Class and ideology have always dominated Irish housing policy
Governments have the desire to solve housing issues, but refuse to face down vested interests
‘Class and ideology have clearly always been central to Irish housing policy.’ Photograph: Ben Birchall/PA Wire
On April 29th, 1949, Timothy Murphy, the Labour Party minister for local government, died suddenly while he was addressing an interparty meeting in Fermoy at which the taoiseach, John A Costello, was also a speaker.
Murphy had been speaking about housing when he collapsed; his dying words were: “I believe that the first step is to remove a considerable section of the public from hovels and slums in order to give them an opportunity of bringing up their children…” At that point, he fell down.
Murphy had been heavily involved in the Labour and trade union movements and a Labour TD for West Cork since 1923, as well as a Cork county councillor; he had only been a minister for 14 months in the first coalition cabinet.
Adamant that democratic powers needed to be restored to local authorities by modifying the managerial system, he had also advocated direct labour in housing and established the housing council for Dublin.
Adequate public housing was always his greatest priority; as historian Mary Daly saw it, he “transformed local government into a virtual department of housing” and he faced down the Department of Finance that was opposed to the huge increase in spending on housing.
The blueprint for Murphy’s housing scheme, Ireland is Building (1949), set a target of 100,000 new houses in 10 years. It was left to his successor, Limerick man Michael Keyes, another Labour politician, to keep the building going.
This building expansion was regarded as one of the success stories of the coalition, though it must be acknowledged that low spending on other public services was also a part of the equation.
In 1951, Keyes claimed the Labour party was implementing the ideals of James Connolly. Éamon de Valera had made the same claim in the 1930s about Fianna Fáil; during that decade, it too was committed to a serious housing drive.
An average of 12,000 houses a year were built with State aid between 1932 and 1942, compared with fewer than 2,000 a year when Cumann na nGaedheal was in power between 1923 and 1931.
The priority has been to avoid what Enda Kenny described in 2015 as 'interference in the market'
And yet, CnG had introduced the housing Act of 1931 to give the State more power in this area, including compulsory purchase orders, which made the housing challenges for local authorities easier to overcome.
During the coalition government he presided over, there were rows over housing budgets and the balance between public and private expenditure, but it is estimated that 100,000 local authority houses were built between 1973 and 1977.
Long-term loans and rates were important factors in relation to the affordability of all this.
Class and ideology have clearly always been central to housing policy, as has the need to resist Department of Finance entrenchment; a State file in the National Archives, for example, reveals that in 1937 a memorandum from finance complained “there is no parallel in any country to the assistance afforded by the government … in the matter of housing. The department strongly maintains that the time has arrived when the burden on the exchequer should be eased.”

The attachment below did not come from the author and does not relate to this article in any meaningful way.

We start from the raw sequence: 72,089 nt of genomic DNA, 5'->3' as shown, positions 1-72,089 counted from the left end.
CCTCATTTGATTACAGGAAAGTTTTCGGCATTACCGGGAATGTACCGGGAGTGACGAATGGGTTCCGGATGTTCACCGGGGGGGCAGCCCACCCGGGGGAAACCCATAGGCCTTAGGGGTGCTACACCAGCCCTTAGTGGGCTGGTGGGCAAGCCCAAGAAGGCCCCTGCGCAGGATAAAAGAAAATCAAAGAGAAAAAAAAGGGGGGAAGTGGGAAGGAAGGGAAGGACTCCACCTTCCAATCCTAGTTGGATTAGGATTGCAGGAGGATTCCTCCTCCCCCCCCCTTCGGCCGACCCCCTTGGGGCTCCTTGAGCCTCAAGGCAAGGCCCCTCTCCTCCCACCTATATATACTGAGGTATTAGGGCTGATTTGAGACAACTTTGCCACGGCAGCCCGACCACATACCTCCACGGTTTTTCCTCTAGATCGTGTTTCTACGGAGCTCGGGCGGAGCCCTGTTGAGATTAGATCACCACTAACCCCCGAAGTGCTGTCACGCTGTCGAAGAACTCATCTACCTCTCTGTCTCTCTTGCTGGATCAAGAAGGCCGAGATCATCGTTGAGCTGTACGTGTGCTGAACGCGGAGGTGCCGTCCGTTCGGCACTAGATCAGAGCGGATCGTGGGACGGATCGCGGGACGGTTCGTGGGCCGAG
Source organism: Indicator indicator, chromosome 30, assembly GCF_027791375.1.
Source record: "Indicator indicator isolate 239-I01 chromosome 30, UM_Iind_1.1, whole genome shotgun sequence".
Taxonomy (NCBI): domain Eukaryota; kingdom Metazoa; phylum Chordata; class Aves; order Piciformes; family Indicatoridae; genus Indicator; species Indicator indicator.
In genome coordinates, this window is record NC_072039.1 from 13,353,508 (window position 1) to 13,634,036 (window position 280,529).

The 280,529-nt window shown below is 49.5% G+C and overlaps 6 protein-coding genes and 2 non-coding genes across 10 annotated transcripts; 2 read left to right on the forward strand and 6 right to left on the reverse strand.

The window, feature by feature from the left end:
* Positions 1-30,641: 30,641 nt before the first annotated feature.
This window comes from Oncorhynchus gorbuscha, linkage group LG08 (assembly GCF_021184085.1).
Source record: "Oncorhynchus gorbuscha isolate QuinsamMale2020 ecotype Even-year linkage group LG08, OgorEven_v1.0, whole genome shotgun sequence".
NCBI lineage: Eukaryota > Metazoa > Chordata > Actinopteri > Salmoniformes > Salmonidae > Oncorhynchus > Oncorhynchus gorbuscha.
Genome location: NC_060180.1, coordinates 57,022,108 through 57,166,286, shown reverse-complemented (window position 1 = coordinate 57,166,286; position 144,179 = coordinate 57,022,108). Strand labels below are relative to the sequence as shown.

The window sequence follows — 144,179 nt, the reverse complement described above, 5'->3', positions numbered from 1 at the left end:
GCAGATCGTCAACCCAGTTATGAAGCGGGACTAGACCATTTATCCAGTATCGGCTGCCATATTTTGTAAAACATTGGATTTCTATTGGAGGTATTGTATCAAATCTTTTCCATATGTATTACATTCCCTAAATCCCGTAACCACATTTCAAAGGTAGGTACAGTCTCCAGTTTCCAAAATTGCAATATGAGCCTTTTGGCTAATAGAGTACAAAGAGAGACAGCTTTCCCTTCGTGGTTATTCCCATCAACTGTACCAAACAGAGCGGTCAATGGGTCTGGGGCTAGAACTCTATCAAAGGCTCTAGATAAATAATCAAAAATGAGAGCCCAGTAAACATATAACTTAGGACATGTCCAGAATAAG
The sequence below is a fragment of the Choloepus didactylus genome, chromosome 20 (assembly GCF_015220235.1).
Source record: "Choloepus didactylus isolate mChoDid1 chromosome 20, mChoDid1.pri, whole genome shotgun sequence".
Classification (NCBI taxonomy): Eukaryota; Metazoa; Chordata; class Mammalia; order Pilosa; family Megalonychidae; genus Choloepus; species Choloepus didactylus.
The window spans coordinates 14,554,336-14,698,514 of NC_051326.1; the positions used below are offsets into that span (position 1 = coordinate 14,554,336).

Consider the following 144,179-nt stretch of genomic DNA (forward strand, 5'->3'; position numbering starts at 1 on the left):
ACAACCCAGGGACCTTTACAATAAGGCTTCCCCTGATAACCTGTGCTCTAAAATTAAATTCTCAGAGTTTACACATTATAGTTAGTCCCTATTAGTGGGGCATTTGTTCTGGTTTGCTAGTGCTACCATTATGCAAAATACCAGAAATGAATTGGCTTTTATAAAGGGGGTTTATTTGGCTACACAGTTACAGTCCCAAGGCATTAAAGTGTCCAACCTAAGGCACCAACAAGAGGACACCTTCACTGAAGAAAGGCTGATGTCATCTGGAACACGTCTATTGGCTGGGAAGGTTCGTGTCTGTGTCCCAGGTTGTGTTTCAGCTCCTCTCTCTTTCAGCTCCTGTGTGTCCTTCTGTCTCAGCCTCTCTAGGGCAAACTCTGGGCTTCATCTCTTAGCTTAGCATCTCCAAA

Other factors relevant to housing policy have included corruption, greed and land speculation and no political party has had a monopoly of virtue in relation to housing. But there have also, from all parties, been approaches born of pragmatism and genuine social concern.
The Labour Party in 1948-49, for example, was not just trumpeting its own agenda; Costello was on that platform with Murphy when he died and the previous year the interparty’s plan for government was hardly a hymn to wealthy Fine Gaelers: its second priority, after increased agricultural and industrial production, was “immediate all-out drive to provide houses for the working and middle-classes at reasonable rates. Luxury building to be rigidly controlled.”
All governments, however, refused to implement the 1974 report by Judge John Kenny recommending that local authorities compulsorily acquire development land at 25 per cent above its existing use value.
To implement this would have been to face down powerful vested interests, but there was no appetite to intervene, the priority being to avoid what Enda Kenny described in 2015 as “interference in the market”, about as ideological an assertion as you will get.
Minister for Housing Eoghan Murphy has insisted that “it will not be a question of money, resources or ideology” standing in the way of local authorities building more social houses. It would be nice to think that was the case.
If it is, there should be no insurmountable impediment to an “immediate all-out drive” to solve a national housing crisis.
But how can we be confident, given that it was clear this week a “major political priority” is to send cheques, funded by “unspent” public money, to those who paid water bills, amid the continued insistence there can be both tax reductions and increased public spending?